Many temperatures listed on this website (www.cuisinetechnology.com) and within PolyScience Sous Vide Professional[emoji]8482[/emoji] literature, manuals, applications and marketing include “threshold temperatures,” which are considered to be at the low end of FDA required cooking temperatures.

Anyone in these audiences should cook all recipes listed on this website or within PolyScience Sous Vide Professional[emoji]8482[/emoji] literature, manuals, applications and marketing 2°C/4°F higher than listed in the recipe and for 5% more time (Calculator) to ensure proper cooking temperatures and pathogenic reduction. For further information of accepted safe cooking temperatures, please visit www.FDA.gov


C: Further Resources
FDA Food regulatory criteria for sous vide on www.fda.gov or specifically http://www.fda.gov/Food/FoodSafety/RetailFoodProtection/FoodCode/FoodCode2009/ucm186451.htm#part3-5
Comprehensive temperature guidance and pathogenic log reduction can be safely calculated with the PolyScience Sous Vide Toolbox[emoji]8482[/emoji] application for Apple iOS.

Stay safe!!!!

Last edited:
Great Thread! About time.

First, this definitely have something to do with smoking and grilling. I often first sous vide then smoke, which gives me very good control of temperature for the entire piece of meat.

Some random thoughts:

Sous vide in reality is not "under pressure" nor "under vacuum". It is nothing more then airless cooking in hot water.

Sous vide (water oven) totally bypasses the thermodynamic law of conductivity. The meat will be uniformly done inside and outside, even for very thick piece of meat, no resting required. 

Regarding food safety, the opposite is true, sous vide guarantees food safety, with the right equipment, you don’t even have to poke around with a thermometer to check internal temperature. 

Perfect fool-proof temperature control to within one degree. “Set it, and forget it” Go to sleep and nothing to worry about.

All meat shrinks and dries out above certain temperature. No matter how careful you are with “low & slow”, all other appliances will overcook a part of the meat.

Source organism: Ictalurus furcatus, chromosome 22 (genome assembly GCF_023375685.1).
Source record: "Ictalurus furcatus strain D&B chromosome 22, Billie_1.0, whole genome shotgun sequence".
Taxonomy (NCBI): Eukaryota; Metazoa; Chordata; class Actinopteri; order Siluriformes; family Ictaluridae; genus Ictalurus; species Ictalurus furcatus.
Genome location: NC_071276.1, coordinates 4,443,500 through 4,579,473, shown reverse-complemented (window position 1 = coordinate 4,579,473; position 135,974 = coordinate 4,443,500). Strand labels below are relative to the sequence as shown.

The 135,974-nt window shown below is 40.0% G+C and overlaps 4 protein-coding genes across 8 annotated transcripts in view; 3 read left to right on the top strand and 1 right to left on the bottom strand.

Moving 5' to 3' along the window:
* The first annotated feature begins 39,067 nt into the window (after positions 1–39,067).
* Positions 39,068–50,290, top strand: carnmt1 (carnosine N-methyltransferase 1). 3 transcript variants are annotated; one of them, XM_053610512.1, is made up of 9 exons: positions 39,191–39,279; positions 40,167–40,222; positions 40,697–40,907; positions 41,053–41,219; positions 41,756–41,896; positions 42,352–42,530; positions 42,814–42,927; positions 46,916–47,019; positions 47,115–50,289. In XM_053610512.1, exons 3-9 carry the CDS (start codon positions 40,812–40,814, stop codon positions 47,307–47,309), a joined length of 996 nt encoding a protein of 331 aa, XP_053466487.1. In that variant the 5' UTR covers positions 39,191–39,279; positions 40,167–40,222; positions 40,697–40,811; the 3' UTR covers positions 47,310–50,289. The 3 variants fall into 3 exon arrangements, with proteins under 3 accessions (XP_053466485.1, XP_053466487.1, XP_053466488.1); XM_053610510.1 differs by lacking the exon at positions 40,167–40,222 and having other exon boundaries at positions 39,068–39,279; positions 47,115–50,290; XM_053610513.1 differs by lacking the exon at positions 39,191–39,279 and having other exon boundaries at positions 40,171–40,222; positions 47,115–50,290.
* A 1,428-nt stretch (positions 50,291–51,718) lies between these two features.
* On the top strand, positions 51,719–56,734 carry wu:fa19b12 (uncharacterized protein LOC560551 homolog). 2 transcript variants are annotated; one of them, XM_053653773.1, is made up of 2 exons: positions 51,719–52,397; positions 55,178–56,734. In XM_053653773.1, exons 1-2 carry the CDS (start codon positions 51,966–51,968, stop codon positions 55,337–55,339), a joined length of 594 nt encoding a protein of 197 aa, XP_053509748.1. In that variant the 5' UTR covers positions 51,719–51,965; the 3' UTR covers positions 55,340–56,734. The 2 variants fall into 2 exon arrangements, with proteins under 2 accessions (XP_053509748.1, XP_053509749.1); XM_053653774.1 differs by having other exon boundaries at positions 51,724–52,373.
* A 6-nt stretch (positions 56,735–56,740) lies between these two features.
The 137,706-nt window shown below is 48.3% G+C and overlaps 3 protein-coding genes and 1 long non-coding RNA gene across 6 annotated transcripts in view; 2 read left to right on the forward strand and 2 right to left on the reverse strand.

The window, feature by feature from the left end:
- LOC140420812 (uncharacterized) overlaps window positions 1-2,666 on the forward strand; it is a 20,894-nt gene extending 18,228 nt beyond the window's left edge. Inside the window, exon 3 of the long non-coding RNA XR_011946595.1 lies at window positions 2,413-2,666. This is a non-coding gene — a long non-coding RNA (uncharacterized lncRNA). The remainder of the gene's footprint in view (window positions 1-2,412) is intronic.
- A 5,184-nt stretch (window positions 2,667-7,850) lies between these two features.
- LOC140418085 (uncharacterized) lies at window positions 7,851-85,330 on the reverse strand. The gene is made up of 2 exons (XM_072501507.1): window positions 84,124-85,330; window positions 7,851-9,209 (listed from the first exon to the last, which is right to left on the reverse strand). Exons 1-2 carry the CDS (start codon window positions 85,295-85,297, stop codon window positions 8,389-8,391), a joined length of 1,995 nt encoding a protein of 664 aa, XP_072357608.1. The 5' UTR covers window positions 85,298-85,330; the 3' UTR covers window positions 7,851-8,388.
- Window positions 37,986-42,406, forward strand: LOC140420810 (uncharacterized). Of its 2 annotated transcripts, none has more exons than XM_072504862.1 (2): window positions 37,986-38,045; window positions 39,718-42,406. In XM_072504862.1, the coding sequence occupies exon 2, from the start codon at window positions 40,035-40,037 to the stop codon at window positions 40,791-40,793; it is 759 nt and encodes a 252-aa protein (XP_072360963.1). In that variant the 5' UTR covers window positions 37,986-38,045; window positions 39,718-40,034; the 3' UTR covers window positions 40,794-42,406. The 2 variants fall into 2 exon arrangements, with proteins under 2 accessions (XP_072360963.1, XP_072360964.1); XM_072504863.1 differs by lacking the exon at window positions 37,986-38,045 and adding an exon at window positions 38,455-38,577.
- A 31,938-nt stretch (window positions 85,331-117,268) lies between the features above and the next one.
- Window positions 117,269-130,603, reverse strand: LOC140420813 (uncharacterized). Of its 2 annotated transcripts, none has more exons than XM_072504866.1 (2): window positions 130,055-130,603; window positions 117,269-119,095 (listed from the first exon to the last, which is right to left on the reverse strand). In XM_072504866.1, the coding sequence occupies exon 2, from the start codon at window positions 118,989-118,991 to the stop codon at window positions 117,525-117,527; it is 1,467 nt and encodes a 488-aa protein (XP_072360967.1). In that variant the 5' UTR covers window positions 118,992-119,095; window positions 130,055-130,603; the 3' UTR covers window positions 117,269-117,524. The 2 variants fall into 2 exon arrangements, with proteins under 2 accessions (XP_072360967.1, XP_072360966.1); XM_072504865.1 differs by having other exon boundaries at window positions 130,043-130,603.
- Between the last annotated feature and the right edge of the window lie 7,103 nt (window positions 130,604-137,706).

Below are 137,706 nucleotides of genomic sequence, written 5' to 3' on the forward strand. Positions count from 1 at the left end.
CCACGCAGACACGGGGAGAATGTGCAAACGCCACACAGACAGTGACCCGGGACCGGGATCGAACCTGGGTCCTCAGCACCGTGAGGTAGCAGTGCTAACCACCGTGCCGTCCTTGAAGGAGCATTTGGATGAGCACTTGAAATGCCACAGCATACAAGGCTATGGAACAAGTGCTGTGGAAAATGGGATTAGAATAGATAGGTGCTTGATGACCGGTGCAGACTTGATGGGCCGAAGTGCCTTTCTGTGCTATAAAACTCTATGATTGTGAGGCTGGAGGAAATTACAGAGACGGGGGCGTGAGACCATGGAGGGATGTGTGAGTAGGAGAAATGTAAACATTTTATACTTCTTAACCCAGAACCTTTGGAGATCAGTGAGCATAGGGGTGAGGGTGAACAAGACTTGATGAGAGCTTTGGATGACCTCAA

No matter what appliance you cook with, you never can know the temperature you are actually cooking at. For instance, I did a test of my oven:

Set the temperature dial to 220F, I was getting the following:

Water cup in back – 152F

Water cup in front – 149F

Water cup on bottom – 141F

Cup of oil next to water in back -194F (showing the importance of water evaporation in lowering temperature)

Last edited:
Yes a great topic that I think will be of interest to a lot of other members. Maybe it is worth starting another group as there are so many variations/techniques/recipes in sous vide cooking that they are likely to swamp a single thread. Happy to help manage a group if others are interested.
Last edited:
I am in the process of trying to put a controller/ heater together now. Not so much for sous vide but to finish salamis, hot dogs etc.  Although it will work to do sous vide I am sure. Using a pid, thermocouple to control it.  Trying to make it a self contained unit that I can mount in a cooler etc.   So I will be watching this close!  Great topic!

I am in the process of trying to put a controller/ heater together now. Not so much for sous vide but to finish salamis, hot dogs etc.  Although it will work to do sous vide I am sure. Using a pid, thermocouple to control it.  Trying to make it a self contained unit that I can mount in a cooler etc.   So I will be watching this close!  Great topic!

And a water pump/circulator.

Gotta second all said above drool over the six station steam table conversion! 

I have to add that while Sous Vide can seem overwhelming at first, so was smoking meats to most of us.  If your into it, Sous Vide is just another tool in the bag to produce outstanding meals, particularly when serving large groups due to the ability to prepare and hold without loss of quality.  It can also be a way to get the most out of your smoker.  I have often smoked chicken, or steaks, then thrown into the water bath to get to temp with out drying out and or to hold while cooking another item.  Additionally this is a great way to get your smoke fix on the days when you just want a easy couple of portions by rapidly cooling the bag down so you can refrigerate for a few days then reheat as needed.  If your interested in the technique but aren't sure about dropping the money on equipment I highly recommend trying is to start with the beer cooler steaks and kitchen sink salmon cooks as detailed on Serious eats.  Both can be accomplished safely with things you already have at home ( beer coolers, freezer bags, digital thermometer ect,)  and give you a glimpse of what this style of cooking is all about.  If at that point your hooked invest in a more controlled set up that will allow for long cooks such as 48 hour pork belly, 72 hour short ribs, or one of my go to sides caramelized carrots.  Over the last year I have made some outstanding meals, I joking refer to as science experiments, using Sous Vide but been reticent to post these on a smoking meats site, please pm if you are interested in recipes and observations on my experiments. In short science tastes good!